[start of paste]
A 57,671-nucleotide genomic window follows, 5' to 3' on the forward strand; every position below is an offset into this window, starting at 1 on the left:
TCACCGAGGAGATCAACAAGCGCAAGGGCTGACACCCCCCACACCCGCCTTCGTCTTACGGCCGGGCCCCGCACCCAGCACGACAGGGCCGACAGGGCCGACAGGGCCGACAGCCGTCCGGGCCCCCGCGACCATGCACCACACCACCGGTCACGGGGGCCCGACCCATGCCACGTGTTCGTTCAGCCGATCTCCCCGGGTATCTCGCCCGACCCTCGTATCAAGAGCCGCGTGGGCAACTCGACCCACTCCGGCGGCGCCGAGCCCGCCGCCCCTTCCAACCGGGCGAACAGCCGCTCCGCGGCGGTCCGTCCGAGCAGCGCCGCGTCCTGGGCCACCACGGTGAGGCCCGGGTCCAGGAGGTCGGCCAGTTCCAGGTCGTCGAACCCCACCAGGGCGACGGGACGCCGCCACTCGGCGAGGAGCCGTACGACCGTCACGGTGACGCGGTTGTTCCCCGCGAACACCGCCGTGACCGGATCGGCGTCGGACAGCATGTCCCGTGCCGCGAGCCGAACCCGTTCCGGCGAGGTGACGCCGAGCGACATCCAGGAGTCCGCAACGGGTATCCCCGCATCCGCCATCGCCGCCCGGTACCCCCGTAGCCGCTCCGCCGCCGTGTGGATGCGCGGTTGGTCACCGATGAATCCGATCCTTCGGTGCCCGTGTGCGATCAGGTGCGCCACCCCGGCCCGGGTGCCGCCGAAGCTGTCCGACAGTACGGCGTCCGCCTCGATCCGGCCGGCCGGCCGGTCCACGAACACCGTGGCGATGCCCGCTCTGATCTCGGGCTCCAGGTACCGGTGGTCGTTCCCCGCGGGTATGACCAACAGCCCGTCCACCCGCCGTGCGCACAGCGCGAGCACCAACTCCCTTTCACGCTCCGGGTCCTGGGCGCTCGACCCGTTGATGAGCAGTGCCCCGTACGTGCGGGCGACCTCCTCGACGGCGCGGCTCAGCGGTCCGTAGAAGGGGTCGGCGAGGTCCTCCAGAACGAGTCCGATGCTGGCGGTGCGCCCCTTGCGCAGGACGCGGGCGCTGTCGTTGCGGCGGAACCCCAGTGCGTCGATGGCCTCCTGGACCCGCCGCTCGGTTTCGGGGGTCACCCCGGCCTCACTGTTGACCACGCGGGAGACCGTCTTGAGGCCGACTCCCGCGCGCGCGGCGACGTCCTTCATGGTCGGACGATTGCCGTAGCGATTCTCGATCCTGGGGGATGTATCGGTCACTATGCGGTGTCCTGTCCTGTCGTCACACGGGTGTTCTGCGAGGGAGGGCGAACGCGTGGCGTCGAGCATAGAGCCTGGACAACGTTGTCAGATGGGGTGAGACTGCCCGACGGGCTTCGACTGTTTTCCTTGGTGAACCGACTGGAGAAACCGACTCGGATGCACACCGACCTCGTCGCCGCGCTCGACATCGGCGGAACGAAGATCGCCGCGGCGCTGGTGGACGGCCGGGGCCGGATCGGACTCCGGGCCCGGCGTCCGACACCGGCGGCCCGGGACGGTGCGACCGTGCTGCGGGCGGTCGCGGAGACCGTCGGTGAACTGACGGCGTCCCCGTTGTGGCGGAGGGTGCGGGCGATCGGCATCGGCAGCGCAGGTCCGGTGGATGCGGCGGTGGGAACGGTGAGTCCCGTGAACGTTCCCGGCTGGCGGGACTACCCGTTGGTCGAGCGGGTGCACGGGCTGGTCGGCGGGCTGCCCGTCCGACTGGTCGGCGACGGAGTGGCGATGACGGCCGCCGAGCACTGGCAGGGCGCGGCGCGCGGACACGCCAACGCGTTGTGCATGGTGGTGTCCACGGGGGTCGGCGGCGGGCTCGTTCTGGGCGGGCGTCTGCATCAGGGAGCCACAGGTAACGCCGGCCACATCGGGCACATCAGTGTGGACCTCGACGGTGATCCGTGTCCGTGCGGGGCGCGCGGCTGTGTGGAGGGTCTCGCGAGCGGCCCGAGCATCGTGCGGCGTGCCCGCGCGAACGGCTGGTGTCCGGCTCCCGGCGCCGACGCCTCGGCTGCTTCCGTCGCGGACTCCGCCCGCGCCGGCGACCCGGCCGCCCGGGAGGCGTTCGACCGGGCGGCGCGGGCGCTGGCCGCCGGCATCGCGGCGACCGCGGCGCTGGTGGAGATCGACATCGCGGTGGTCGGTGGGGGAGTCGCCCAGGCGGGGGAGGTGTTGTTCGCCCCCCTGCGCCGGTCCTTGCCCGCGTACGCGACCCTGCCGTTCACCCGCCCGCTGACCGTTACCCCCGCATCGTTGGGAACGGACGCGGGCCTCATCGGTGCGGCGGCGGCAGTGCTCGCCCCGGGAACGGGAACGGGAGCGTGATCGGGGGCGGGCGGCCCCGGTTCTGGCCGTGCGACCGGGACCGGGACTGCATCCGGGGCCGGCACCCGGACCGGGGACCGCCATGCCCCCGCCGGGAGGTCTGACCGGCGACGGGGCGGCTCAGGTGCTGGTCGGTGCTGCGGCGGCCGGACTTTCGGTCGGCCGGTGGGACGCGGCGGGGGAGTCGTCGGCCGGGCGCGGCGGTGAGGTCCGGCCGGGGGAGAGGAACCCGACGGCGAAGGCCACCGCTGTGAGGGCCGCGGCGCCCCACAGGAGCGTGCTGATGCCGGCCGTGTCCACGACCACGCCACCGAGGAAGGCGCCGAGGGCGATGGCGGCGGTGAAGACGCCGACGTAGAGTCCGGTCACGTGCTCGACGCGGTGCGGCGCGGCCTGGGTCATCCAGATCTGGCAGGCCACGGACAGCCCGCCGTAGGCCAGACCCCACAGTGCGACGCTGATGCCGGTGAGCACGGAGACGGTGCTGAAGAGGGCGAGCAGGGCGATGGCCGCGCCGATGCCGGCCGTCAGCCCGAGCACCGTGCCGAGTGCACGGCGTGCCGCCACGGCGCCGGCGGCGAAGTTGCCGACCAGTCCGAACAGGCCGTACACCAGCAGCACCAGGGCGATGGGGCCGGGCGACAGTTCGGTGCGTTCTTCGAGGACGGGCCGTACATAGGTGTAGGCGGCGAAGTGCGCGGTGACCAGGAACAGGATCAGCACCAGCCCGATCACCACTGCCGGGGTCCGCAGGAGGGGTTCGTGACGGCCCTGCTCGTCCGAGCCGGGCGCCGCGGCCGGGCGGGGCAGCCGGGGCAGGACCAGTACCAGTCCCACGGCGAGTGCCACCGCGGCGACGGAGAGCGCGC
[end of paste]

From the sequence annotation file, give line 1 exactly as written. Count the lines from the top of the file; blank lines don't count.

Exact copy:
A 57,671-nucleotide genomic window follows, 5' to 3' on the forward strand; every position below is an offset into this window, starting at 1 on the left: